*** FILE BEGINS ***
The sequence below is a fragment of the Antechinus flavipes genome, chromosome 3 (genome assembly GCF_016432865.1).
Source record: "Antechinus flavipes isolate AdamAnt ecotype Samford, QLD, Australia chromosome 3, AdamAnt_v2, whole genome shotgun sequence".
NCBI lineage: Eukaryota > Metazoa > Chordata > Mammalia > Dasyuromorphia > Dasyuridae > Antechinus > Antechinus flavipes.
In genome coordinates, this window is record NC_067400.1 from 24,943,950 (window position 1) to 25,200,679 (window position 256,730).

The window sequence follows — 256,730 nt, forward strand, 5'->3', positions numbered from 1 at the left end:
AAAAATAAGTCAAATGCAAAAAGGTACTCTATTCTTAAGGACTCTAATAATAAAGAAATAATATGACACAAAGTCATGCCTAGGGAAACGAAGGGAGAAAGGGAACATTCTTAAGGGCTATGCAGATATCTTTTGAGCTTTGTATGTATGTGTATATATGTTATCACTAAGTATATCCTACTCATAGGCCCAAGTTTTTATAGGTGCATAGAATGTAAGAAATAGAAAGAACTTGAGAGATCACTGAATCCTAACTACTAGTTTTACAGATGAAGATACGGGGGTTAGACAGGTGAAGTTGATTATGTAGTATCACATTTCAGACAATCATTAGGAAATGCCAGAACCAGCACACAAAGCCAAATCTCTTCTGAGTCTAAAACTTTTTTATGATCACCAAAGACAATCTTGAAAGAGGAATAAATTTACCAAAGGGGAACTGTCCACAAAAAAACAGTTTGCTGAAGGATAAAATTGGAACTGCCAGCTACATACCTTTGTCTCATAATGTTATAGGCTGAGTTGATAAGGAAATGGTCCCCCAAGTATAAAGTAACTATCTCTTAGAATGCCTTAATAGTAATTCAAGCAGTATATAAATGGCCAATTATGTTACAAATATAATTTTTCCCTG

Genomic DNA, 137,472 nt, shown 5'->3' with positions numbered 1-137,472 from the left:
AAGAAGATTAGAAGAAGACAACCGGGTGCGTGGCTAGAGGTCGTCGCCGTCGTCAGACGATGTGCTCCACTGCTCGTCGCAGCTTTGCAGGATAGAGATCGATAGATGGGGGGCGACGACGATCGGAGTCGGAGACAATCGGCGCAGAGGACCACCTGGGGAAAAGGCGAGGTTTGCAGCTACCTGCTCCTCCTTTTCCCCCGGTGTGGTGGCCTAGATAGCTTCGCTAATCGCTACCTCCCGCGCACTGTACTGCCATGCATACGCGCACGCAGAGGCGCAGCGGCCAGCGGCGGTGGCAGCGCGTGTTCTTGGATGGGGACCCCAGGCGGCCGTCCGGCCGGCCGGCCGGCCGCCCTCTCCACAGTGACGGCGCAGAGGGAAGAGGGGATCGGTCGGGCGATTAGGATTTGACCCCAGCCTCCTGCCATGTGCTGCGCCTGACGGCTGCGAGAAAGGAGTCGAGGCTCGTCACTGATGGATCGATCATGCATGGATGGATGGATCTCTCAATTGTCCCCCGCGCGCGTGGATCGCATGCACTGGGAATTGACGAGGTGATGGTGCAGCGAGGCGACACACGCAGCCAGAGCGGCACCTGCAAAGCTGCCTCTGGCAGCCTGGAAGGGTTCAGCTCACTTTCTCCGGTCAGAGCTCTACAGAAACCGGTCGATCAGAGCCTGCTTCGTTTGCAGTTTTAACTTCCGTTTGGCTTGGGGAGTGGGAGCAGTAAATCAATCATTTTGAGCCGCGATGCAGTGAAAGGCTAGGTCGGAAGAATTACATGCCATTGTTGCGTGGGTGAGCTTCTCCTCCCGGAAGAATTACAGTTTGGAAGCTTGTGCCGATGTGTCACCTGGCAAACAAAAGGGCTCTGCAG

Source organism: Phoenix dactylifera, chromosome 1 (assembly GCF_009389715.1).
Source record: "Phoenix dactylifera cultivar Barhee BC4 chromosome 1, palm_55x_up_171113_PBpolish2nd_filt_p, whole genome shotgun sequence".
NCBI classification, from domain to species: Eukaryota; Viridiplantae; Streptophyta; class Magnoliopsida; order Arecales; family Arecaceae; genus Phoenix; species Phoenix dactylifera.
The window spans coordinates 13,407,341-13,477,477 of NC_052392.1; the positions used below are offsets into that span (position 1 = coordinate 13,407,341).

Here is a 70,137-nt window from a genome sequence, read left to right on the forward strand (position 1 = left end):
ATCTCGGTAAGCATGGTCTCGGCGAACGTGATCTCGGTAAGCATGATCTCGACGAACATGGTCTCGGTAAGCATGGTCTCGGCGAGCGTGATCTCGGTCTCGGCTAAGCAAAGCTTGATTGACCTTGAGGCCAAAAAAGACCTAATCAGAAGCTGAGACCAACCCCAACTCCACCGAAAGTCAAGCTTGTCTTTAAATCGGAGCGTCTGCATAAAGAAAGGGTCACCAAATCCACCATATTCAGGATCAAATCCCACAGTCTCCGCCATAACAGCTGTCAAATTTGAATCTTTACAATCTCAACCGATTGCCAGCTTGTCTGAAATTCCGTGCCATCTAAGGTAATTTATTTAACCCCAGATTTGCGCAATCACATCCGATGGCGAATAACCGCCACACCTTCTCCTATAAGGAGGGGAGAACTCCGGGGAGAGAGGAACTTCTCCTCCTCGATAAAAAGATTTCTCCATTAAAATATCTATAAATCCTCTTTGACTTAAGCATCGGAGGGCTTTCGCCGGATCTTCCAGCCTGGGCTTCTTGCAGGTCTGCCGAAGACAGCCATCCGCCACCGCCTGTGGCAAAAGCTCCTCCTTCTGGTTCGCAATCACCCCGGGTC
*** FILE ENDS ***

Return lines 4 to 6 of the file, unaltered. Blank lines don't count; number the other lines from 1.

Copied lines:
In genome coordinates, this window is record NC_067400.1 from 24,943,950 (window position 1) to 25,200,679 (window position 256,730).

The window sequence follows — 256,730 nt, forward strand, 5'->3', positions numbered from 1 at the left end:
AAAAATAAGTCAAATGCAAAAAGGTACTCTATTCTTAAGGACTCTAATAATAAAGAAATAATATGACACAAAGTCATGCCTAGGGAAACGAAGGGAGAAAGGGAACATTCTTAAGGGCTATGCAGATATCTTTTGAGCTTTGTATGTATGTGTATATATGTTATCACTAAGTATATCCTACTCATAGGCCCAAGTTTTTATAGGTGCATAGAATGTAAGAAATAGAAAGAACTTGAGAGATCACTGAATCCTAACTACTAGTTTTACAGATGAAGATACGGGGGTTAGACAGGTGAAGTTGATTATGTAGTATCACATTTCAGACAATCATTAGGAAATGCCAGAACCAGCACACAAAGCCAAATCTCTTCTGAGTCTAAAACTTTTTTATGATCACCAAAGACAATCTTGAAAGAGGAATAAATTTACCAAAGGGGAACTGTCCACAAAAAAACAGTTTGCTGAAGGATAAAATTGGAACTGCCAGCTACATACCTTTGTCTCATAATGTTATAGGCTGAGTTGATAAGGAAATGGTCCCCCAAGTATAAAGTAACTATCTCTTAGAATGCCTTAATAGTAATTCAAGCAGTATATAAATGGCCAATTATGTTACAAATATAATTTTTCCCTG